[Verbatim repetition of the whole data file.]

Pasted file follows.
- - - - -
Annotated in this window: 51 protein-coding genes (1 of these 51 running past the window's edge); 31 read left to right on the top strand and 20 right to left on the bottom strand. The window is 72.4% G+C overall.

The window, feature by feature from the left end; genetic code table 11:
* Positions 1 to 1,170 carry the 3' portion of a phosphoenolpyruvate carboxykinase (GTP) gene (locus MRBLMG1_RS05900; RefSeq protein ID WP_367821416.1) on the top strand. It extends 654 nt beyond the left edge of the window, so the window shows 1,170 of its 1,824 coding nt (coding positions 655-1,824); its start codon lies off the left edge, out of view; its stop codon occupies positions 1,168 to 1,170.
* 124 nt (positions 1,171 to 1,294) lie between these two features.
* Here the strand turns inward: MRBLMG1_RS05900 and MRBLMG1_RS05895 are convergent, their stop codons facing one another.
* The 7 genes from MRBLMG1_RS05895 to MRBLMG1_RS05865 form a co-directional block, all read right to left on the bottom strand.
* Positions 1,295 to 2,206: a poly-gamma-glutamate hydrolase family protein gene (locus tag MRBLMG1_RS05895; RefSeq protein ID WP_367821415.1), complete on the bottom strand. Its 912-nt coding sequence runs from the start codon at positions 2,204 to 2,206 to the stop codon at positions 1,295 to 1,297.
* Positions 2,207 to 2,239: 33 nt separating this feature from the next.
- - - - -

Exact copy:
Annotated in this window: 51 protein-coding genes (1 of these 51 running past the window's edge); 31 read left to right on the top strand and 20 right to left on the bottom strand. The window is 72.4% G+C overall.

The window, feature by feature from the left end; genetic code table 11:
* Positions 1 to 1,170 carry the 3' portion of a phosphoenolpyruvate carboxykinase (GTP) gene (locus MRBLMG1_RS05900; RefSeq protein ID WP_367821416.1) on the top strand. It extends 654 nt beyond the left edge of the window, so the window shows 1,170 of its 1,824 coding nt (coding positions 655-1,824); its start codon lies off the left edge, out of view; its stop codon occupies positions 1,168 to 1,170.
* 124 nt (positions 1,171 to 1,294) lie between these two features.
* Here the strand turns inward: MRBLMG1_RS05900 and MRBLMG1_RS05895 are convergent, their stop codons facing one another.
* The 7 genes from MRBLMG1_RS05895 to MRBLMG1_RS05865 form a co-directional block, all read right to left on the bottom strand.
* Positions 1,295 to 2,206: a poly-gamma-glutamate hydrolase family protein gene (locus tag MRBLMG1_RS05895; RefSeq protein ID WP_367821415.1), complete on the bottom strand. Its 912-nt coding sequence runs from the start codon at positions 2,204 to 2,206 to the stop codon at positions 1,295 to 1,297.
* Positions 2,207 to 2,239: 33 nt separating this feature from the next.